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Top 5 Research Stories from the PCF Scientific Retreat 2018

November 29, 2018

We asked our Science Department for the top 5 most important topics or discoveries discussed during our recent 2018 Scientific Retreat. Here’s what they said:

1. Delivering Radiation Directly to Prostate Cancer Cells (and Prostate Cancer Cells Only!)

Traditional radiation therapy can damage surrounding tissue in addition to cancerous tissue. However, a new kind of targeted radiation therapy uses PSMA (Prostate Specific Membrane Antigen), a protein that is found in large concentrations on the surface of prostate cancer cells, to deliver radiation directly to prostate cancer cells in the prostate and those that have metastasized in the body. In PCF-funded studies, Dr. Jeremie Calais (UCLA) and team are testing this treatment in clinical trials and are developing biomarkers (teachable moment! a biomarker is a biological indicator of a disease characteristic, such as treatment responsiveness, for example, the PSA test is a biomarker of potential prostate cancer growth) to identify which patients are good candidates for this treatment, and why some patients may or may not respond to it.

2. New Drug Rucaparib for Some Men with Metastatic Disease

First, a little background. BRCA1/2 gene mutations are found in some men and women with advanced cancer — you might recall it was made most infamous by actress Angelina Jolie who used her diagnosis to help raise awareness. We now know that if you are a man with metastatic castrate resistant prostate cancer (mCRPC) and you have a BRCA mutation (~25% of men with mCRPC), a new drug, rucaparib, could be for you. In an ongoing clinical trial led by PCF-funded investigators, rucaparib had encouraging antitumor activity in about 50% of mCRPC patients with BRCA1/2 mutations, and has been granted FDA Breakthrough Therapy status (a process to fast-track FDA review of highly promising drugs).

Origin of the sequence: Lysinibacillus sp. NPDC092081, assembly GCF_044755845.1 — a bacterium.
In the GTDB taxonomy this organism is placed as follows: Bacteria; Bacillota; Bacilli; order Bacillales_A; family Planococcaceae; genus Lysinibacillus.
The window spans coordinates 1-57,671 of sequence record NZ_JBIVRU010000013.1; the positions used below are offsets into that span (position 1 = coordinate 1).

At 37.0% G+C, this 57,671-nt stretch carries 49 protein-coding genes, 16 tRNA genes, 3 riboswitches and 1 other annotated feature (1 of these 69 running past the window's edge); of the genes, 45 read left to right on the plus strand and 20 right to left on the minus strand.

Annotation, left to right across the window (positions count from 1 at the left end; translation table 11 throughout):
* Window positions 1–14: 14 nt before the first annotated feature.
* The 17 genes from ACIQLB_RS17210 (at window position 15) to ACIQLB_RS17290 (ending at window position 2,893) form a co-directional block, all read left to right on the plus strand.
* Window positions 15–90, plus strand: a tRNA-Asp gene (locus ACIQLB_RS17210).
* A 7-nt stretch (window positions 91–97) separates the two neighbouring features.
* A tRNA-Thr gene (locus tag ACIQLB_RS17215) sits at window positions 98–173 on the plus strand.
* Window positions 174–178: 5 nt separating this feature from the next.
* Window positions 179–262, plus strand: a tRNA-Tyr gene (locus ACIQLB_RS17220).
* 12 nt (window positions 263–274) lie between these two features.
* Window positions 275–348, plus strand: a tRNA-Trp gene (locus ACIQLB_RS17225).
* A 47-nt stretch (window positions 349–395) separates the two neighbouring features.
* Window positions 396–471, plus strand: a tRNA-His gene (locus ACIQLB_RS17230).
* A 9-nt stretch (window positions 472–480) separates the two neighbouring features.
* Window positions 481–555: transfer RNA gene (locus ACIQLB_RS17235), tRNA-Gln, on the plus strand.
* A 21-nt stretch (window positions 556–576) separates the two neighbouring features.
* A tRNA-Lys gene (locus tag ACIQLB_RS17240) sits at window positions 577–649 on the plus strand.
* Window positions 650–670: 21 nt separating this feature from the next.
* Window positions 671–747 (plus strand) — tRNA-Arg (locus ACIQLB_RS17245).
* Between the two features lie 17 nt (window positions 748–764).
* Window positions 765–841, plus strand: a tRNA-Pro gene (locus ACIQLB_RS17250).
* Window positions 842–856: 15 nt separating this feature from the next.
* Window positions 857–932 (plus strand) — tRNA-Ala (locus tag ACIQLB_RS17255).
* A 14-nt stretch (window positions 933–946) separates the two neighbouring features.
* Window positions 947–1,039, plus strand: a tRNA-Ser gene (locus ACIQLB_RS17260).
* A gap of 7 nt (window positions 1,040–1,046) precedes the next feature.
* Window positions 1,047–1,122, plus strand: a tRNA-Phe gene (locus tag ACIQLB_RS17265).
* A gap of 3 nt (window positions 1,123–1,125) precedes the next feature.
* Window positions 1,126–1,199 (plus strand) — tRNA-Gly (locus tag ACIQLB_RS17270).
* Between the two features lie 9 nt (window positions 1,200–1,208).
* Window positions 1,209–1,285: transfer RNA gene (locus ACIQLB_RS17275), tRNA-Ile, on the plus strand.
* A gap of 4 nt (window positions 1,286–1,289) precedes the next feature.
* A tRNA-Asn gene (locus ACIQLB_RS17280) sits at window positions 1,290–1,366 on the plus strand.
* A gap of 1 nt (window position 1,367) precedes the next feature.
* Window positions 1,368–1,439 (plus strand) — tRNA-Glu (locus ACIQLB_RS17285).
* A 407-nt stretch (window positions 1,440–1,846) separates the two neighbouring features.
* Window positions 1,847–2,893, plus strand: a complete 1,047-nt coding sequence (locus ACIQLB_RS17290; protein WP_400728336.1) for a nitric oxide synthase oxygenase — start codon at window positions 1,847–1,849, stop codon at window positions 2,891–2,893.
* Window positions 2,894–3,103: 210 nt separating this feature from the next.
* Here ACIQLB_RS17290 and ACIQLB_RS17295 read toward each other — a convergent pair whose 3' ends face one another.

3. Drugs That Can Treat Prostate and Breast Cancer?

In a search for treatments for triple-negative breast cancer (TNBC), which is highly aggressive and cannot be treated with the hormone therapies used for other types of breast cancer, PCF-funded researcher Dr. Suzanne Conzen (University of Chicago) and team identified a hormone receptor relative, the glucocorticoid receptor (GR), as a promising treatment target. Studies by Conzen and other PCF-funded researchers found that GR may also drive resistance to AR-targeted therapy in some men with prostate cancer. Dr. Conzen and team have developed new GR-targeting drugs, and are testing these in clinical trials for prostate, breast, and other cancers.

4. Reversing Neuroendocrine Prostate Cancer (NEPC)

Neuroendocrine prostate cancer (NEPC) is a highly aggressive and lethal form of prostate cancer that affects ~17% of patients with advanced CRPC. Because this form of prostate cancer is so aggressive, there is an urgent need to develop new and effective treatments for patients with NEPC. PCF-funded researcher Dr. Amina Zoubeidi (Vancouver Prostate Centre) has discovered a “regulator” gene (EZH2) that controls NEPC. When enzalutamide-resistant prostate cancer cells are given EZH2-inhibitors, they revert and become treatable again with enzalutamide. EZH2 inhibitors are now in clinical trials for advanced prostate cancer.

5. Testing a Beta Blocker for Prostate Cancer

In case you don’t know, Beta Blockers are part of a class of drugs that reduce your blood pressure by blocking the effects of adrenaline in your system. So, what do Beta Blockers have to do with prostate cancer? Studies suggest that adrenergic nerves, that is, the ones that require adrenaline to function, may regulate the growth and progression of prostate cancer. Drs. Benjamin Gartrell (Albert Einstein College of Medicine), Paul Frenette (Montefiore Medical Center), and team are investigating the mechanisms of this activity and are testing beta-blockers in prostate cancer clinical trials.